The world’s three largest platinum companies and the biggest union at their mines in South Africa will this week resume talks to try to end a strike that has crippled production for more than 20 weeks.
Members of the Association of Mineworkers and Construction Union late last week accepted a pay proposal “in principle” from Anglo American Platinum Ltd. (AMS), Impala Platinum Holdings Ltd. (IMP) and Lonmin Plc. (LMI) The AMCU has said it put conditions to the companies before agreeing to a deal. A Reuters report that stated the parties had reached an agreement was incorrect, Johan Theron, a spokesman for Impala, said today by phone.
“Discussions are expected between the union and the companies in the day or two ahead,” Charmane Russell, a spokeswoman for the producers at Johannesburg-based Russell and Associates, said in an e-mail. The union and company negotiating teams didn’t meet up today, Theron said.
Workers have been on strike since Jan. 23 demanding a doubling of basic pay. The three companies said they have lost 23 billion rand ($2 billion) in revenue in the longest and costliest mining strike in South Africa, source of about 70 percent of the global mined production of platinum.
The union’s original demand was for basic monthly salaries for the lowest-paid workers to rise to 12,500 rand immediately. The producers’ latest offer includes an annual increase in the monthly wage of as much as 1,000 rand.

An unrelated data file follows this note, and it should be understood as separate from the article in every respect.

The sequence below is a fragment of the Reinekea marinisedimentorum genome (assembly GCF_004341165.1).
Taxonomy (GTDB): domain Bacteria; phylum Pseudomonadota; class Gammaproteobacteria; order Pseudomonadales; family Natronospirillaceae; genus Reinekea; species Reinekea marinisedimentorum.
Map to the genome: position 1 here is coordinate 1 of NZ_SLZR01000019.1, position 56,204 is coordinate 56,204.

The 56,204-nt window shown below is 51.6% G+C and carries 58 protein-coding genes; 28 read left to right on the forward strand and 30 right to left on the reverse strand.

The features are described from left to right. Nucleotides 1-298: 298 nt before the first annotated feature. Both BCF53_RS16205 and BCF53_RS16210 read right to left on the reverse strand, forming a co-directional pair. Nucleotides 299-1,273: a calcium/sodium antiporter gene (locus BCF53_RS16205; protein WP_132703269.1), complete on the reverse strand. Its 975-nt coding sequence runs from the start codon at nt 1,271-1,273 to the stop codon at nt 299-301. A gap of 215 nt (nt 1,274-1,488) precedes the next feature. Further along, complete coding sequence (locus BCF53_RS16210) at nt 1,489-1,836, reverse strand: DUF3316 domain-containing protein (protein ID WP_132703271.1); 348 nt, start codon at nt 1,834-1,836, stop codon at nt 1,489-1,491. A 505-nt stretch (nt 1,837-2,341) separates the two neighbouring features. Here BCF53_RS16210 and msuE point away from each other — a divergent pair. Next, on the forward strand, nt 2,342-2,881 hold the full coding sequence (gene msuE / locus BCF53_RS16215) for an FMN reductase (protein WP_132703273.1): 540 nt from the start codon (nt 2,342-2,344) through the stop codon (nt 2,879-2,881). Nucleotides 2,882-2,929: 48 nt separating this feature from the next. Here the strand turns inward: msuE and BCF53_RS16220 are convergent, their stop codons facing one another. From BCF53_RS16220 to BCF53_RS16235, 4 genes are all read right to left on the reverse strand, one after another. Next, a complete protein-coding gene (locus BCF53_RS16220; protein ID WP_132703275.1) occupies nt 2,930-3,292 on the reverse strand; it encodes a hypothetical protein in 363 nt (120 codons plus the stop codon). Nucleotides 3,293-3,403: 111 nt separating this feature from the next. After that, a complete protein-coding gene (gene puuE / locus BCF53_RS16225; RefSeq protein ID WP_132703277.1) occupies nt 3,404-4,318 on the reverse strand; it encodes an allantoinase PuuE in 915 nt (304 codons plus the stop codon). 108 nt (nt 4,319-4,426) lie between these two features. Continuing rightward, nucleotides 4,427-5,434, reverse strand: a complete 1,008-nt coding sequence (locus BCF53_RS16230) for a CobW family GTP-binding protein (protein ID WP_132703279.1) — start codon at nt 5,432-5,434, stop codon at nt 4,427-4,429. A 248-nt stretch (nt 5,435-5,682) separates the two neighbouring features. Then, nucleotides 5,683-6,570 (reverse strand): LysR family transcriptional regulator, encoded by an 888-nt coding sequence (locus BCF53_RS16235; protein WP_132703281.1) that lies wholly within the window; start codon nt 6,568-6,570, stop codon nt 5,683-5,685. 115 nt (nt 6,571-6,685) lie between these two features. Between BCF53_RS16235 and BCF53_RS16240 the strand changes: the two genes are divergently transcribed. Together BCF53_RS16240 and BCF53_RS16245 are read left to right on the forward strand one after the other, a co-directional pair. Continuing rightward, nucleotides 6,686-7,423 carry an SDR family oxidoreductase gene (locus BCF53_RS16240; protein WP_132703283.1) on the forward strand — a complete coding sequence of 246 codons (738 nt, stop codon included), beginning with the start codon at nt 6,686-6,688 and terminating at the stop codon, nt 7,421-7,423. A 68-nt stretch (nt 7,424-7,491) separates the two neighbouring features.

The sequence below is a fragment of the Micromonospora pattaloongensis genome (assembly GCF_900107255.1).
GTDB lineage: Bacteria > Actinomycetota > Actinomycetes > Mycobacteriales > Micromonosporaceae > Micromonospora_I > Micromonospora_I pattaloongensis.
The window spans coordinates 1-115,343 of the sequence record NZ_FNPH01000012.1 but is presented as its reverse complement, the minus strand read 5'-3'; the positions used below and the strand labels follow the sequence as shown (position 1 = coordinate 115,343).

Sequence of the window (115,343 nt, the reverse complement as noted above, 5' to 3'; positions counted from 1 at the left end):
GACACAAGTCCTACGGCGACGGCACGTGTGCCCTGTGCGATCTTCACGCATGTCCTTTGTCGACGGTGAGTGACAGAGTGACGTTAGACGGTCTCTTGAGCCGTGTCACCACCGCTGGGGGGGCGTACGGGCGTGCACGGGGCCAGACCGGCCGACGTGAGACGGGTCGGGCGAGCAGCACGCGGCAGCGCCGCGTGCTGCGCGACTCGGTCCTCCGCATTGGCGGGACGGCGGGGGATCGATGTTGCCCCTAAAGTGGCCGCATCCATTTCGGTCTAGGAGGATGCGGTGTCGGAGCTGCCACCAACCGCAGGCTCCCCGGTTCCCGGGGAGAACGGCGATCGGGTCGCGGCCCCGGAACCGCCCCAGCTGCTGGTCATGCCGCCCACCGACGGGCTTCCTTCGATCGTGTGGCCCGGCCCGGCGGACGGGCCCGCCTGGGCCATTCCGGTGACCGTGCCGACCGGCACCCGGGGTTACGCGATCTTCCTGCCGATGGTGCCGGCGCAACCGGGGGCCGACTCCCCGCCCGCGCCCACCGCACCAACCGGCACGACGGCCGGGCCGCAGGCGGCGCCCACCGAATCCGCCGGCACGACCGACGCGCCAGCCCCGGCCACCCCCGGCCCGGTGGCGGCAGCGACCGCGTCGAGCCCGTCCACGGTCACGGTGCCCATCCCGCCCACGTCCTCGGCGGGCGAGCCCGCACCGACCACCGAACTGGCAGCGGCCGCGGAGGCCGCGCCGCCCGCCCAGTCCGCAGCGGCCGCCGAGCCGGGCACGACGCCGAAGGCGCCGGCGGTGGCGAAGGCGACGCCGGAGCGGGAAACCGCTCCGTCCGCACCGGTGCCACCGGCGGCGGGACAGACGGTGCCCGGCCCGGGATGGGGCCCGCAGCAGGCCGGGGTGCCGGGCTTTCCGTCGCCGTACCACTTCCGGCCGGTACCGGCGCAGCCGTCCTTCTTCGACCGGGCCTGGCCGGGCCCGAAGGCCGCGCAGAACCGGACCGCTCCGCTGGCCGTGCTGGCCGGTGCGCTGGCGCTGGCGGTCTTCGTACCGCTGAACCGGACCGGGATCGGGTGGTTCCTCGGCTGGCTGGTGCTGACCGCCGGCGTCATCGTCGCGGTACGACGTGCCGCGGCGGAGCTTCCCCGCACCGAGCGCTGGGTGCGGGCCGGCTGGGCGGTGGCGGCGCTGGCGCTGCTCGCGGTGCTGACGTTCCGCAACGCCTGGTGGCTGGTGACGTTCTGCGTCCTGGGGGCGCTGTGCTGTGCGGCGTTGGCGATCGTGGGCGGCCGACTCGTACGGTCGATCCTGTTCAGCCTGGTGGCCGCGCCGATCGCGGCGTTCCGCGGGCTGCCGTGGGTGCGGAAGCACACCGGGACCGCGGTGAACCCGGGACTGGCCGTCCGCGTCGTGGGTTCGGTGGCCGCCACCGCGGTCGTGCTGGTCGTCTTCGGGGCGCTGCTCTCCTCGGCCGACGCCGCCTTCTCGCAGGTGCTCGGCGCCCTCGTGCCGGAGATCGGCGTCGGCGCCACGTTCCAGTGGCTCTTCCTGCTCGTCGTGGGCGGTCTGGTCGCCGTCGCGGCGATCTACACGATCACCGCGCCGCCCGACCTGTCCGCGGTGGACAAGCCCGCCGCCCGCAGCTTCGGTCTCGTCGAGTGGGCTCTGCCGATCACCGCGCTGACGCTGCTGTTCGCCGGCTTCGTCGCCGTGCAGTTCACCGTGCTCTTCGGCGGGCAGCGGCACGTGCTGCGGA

Brian Ashley, a director at the Cape Town-based Alternative Information & Development Centre and adviser to AMCU during wage talks, said the union submitted responses to employers’ offers over the long weekend. Yesterday was a public holiday.
The two sides are now close and just need to do some “panelbeating” on the company wage proposals, Ashley said. The union is likely to discuss the offers with its members before the end of the week, he said. AMCU President Joseph Mathunjwa and Treasurer Jimmy Gama didn’t answer phone calls seeking comment.
Platinum fell 0.3 percent to $1,431.68 an ounce by 5:23 p.m. in London, paring its 2014 gain to 4.4 percent. Palladium rose 0.6 percent to $815.25 an ounce. Anglo American Platinum gained 0.9 percent to 476.70 rand, Impala fell 1.2 percent to 112.62 rand and Lonmin climbed 0.3 percent to 247.6 pence.